Has The PS3 Been ‘Hacked’ Again?

Has The PS3 Been ‘Hacked’ Again?

A Hong Kong-based modder known as AnoRelease is claiming to have made a pretty significant change to some PlayStation 3 code, using a highly technical routine to trick a retail console into thinking it was a “debug” unit.

Debug PlayStation 3 consoles are those used by developers and some press, and differ wildly from the retail units you buy in a store. A debug PS3 can, for example, install games from files downloaded over the internet (it’s how in-progress or preview builds of games are often distributed).

This is why such a workaround would be of benefit to both pirates and homebrew enthusiasts. If the PS3 could be tricked into playing any compatible code you threw at it, it’d be a cinch to play pirated games on the console.

AnoRelease’s “conversion method” uses a lot of expert-level meddling at the very heart of a PS3 to make the switch. I’ll be honest, the kind of stuff being outlined goes way over my head, and carries repeated warnings that one misstep could brick a console. But other users have begun posting clips of the workaround in action, like the one above, in which a copy of Modern Warfare 3 is run using the exploit.

Given the fact we can’t verify this ourselves, and that the only “proof” thus far are some blurry YouTube videos, don’t treat this as confirmation that, a year after the console’s last copy protection saga, the PS3 has for certain been once again cracked open.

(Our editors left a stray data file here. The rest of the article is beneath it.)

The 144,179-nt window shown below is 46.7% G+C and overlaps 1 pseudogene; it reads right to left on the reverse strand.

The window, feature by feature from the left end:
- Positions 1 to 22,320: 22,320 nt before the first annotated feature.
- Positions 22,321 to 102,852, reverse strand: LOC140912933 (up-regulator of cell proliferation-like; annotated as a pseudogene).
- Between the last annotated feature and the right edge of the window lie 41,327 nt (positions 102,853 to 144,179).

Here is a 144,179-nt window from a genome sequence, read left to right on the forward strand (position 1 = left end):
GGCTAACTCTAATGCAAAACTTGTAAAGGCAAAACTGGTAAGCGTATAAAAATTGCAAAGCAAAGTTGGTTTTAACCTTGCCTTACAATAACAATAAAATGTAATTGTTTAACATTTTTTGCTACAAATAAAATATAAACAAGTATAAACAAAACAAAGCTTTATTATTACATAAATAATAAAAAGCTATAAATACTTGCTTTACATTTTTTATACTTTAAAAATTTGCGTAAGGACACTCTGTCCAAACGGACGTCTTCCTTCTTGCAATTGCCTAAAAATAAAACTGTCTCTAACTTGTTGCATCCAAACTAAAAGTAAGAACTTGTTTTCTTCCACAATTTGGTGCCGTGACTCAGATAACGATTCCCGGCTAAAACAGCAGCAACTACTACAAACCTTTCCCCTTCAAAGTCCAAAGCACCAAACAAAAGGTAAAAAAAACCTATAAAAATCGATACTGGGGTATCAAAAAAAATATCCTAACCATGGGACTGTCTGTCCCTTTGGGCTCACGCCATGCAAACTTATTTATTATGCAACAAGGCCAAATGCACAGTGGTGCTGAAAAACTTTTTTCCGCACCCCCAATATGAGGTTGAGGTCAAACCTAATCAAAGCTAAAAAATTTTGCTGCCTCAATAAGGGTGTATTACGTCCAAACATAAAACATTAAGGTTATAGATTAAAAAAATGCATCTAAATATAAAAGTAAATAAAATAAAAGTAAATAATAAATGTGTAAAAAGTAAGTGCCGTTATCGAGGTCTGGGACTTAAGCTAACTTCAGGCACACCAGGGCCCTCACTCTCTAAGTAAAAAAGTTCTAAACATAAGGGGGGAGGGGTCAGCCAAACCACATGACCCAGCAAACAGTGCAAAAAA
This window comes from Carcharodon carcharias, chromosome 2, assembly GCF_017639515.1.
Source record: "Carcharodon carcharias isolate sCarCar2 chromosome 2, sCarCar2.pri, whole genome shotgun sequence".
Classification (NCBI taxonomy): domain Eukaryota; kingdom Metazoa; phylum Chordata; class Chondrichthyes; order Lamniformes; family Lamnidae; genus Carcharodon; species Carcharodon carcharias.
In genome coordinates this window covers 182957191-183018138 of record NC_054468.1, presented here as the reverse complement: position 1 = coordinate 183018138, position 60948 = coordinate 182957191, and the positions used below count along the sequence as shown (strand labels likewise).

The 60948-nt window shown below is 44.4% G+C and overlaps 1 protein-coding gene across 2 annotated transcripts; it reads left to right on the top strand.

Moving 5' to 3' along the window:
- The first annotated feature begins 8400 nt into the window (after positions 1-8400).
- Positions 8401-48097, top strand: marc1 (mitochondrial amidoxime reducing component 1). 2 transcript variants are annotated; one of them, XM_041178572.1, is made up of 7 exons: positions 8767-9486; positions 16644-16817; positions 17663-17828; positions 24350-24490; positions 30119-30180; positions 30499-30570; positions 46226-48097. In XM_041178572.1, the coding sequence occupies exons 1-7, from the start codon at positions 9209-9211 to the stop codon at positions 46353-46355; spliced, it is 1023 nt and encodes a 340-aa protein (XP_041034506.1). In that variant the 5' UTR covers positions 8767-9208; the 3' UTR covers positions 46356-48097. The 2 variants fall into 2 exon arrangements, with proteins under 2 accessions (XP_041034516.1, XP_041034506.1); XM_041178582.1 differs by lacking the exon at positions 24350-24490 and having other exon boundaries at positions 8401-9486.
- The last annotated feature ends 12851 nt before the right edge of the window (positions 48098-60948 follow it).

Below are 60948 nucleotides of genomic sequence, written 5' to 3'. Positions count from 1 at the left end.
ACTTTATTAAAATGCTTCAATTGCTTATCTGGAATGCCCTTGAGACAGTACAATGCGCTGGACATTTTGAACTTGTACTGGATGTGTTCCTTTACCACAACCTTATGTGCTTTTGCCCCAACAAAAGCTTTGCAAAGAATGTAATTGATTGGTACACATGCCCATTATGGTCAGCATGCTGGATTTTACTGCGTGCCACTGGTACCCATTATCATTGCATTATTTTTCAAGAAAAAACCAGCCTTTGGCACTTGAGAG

We’ve contacted Sony for comment, and will update if we hear back.

UPDATE: This new exploit only applies to mod-savvy users already using custom firmware, not everyday retail PS3 units. Apparently this will presently only work on consoles already using older, custom firmware, dramatically undercutting its potential for widespread use. Also, the laborious process described in the link below has since been slightly automated.

PS3 CEX (Retail) to DEX (Debug) Conversion Method is Released! [PS3 News]


  • wow. old news much?
    this was released nearly 2 weeks ago. i have been tempted to convert one of my ps3’s. but, it does seem a little too risky. there are many people confirming the validity of this on various sites. also a few with paper weights. lol.

    • Yeah the thing is the exploite means it’s possible to install custom unsigned firmware though. So Sony can patch the official firmware, but in theory they can now make new custom firmwares that play new games thus giving people a way of avoiding patches. Possibly.

    • not sure if this comment was made before or after the Update was added to the article.

      As it only works off of custom firmware (v3.55), a patch would be useless as it only patches the OFW whilst this is running off of CFW. Unless they were accessing psn through a loophole in the network, and sony had to block it, then we may see a patch on the OFW to block/rewrite access or whatever. However if it was found that it could easily be applied to consoles on more current FW, then we should expect a patch.

  • The issue is, if this is true (and even f it isn’t), that these exploits merely gives game and console companies ammunition to move towards a cloud based authentication, always-on DRM and other measures that the average (game buying) gamer dislikes….

  • This really seems to be a kick to sensitive regions for all the legitimate users who will see an increase in DRM over this sort of thing.

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